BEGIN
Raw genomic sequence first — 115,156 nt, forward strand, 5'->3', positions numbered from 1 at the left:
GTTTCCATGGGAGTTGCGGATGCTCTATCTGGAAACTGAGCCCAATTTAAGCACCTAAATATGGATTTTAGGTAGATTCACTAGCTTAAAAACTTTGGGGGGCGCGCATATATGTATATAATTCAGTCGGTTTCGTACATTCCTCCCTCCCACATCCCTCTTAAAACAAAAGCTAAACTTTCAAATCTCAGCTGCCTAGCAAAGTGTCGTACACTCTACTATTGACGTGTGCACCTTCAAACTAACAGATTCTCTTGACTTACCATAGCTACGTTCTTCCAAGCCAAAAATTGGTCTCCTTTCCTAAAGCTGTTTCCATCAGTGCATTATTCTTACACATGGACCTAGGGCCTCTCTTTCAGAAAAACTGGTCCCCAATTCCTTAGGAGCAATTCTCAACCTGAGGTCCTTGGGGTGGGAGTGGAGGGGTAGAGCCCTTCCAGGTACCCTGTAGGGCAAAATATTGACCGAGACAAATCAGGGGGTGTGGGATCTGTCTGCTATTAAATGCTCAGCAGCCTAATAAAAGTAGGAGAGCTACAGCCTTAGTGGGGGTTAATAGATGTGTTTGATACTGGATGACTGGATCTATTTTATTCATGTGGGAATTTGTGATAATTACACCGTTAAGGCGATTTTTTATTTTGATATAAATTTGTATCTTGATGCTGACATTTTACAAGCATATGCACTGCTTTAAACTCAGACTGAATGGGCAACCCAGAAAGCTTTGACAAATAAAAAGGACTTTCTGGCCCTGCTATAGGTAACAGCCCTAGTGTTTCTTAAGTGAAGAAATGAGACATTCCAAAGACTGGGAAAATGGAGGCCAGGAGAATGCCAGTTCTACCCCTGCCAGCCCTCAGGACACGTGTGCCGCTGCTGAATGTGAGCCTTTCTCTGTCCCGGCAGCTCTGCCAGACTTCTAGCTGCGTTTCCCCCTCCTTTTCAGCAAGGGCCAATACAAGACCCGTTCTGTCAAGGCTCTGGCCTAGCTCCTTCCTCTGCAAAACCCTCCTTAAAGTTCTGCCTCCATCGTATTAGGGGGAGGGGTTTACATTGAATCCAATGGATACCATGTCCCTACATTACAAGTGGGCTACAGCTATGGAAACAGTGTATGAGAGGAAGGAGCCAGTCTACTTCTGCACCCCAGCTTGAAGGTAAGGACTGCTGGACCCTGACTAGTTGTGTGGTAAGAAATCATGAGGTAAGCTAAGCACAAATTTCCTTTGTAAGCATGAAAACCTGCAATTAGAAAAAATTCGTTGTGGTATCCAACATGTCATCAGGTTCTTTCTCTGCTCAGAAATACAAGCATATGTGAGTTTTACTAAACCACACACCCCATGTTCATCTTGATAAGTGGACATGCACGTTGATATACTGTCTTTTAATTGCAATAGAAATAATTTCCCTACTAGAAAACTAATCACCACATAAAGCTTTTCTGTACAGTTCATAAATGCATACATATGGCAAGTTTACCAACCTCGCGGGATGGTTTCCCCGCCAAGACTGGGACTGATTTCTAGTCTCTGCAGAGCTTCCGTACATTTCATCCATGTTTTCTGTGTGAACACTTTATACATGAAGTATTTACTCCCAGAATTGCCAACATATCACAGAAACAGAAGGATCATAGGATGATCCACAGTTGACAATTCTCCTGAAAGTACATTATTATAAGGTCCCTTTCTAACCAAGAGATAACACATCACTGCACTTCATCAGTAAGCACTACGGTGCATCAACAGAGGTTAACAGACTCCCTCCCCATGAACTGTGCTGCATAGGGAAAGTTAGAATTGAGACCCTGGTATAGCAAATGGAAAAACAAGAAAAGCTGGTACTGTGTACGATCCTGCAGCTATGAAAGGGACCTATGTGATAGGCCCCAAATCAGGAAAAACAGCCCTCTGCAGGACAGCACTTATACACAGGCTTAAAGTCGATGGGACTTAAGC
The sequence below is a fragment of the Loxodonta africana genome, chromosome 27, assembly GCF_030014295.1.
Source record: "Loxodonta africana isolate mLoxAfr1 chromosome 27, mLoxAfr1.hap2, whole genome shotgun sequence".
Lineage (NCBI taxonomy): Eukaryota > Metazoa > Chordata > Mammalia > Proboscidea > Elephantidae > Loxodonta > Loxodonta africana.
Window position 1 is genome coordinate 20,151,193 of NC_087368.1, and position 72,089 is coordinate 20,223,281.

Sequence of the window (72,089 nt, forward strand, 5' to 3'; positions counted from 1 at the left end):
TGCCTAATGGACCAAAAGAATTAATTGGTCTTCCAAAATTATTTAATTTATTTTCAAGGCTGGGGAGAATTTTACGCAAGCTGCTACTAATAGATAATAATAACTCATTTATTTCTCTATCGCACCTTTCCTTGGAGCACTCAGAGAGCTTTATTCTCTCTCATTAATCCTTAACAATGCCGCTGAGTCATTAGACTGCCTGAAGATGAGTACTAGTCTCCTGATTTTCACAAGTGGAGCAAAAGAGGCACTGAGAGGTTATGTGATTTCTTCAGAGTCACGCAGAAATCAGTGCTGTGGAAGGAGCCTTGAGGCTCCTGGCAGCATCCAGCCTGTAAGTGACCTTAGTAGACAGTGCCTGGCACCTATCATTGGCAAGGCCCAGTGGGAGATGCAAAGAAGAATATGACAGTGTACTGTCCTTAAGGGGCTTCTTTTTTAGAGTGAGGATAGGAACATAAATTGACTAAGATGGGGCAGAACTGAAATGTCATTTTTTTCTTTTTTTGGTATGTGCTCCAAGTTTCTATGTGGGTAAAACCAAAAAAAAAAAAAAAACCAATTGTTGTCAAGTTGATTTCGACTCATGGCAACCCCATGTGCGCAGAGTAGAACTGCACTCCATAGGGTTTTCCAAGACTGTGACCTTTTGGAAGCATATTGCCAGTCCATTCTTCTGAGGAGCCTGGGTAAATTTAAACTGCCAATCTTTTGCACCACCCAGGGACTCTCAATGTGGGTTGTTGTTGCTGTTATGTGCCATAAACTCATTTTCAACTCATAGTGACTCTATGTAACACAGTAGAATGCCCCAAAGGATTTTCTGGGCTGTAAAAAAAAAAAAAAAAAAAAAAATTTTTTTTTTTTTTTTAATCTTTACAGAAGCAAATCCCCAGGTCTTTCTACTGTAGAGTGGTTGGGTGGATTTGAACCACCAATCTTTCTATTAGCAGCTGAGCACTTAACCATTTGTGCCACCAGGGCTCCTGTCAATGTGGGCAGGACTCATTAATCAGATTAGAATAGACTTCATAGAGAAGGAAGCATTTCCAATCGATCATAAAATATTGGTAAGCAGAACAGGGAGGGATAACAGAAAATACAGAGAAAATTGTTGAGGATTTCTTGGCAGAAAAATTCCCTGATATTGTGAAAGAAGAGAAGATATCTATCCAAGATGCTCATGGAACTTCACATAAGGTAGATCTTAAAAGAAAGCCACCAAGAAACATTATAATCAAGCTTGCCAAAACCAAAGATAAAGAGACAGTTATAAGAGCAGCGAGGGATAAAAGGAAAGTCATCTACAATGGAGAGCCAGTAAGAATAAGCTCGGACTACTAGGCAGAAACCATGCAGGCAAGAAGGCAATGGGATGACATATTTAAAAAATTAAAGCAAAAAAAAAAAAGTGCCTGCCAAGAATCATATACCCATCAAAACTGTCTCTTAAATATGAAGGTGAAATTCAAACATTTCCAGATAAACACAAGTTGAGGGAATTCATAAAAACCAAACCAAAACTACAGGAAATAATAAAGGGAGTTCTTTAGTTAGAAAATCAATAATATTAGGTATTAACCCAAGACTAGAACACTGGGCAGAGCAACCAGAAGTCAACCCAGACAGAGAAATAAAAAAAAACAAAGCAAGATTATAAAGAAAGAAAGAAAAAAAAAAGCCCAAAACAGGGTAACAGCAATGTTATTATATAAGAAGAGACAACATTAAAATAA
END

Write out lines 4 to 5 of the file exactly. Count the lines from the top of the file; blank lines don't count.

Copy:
Source record: "Loxodonta africana isolate mLoxAfr1 chromosome 27, mLoxAfr1.hap2, whole genome shotgun sequence".
Lineage (NCBI taxonomy): Eukaryota > Metazoa > Chordata > Mammalia > Proboscidea > Elephantidae > Loxodonta > Loxodonta africana.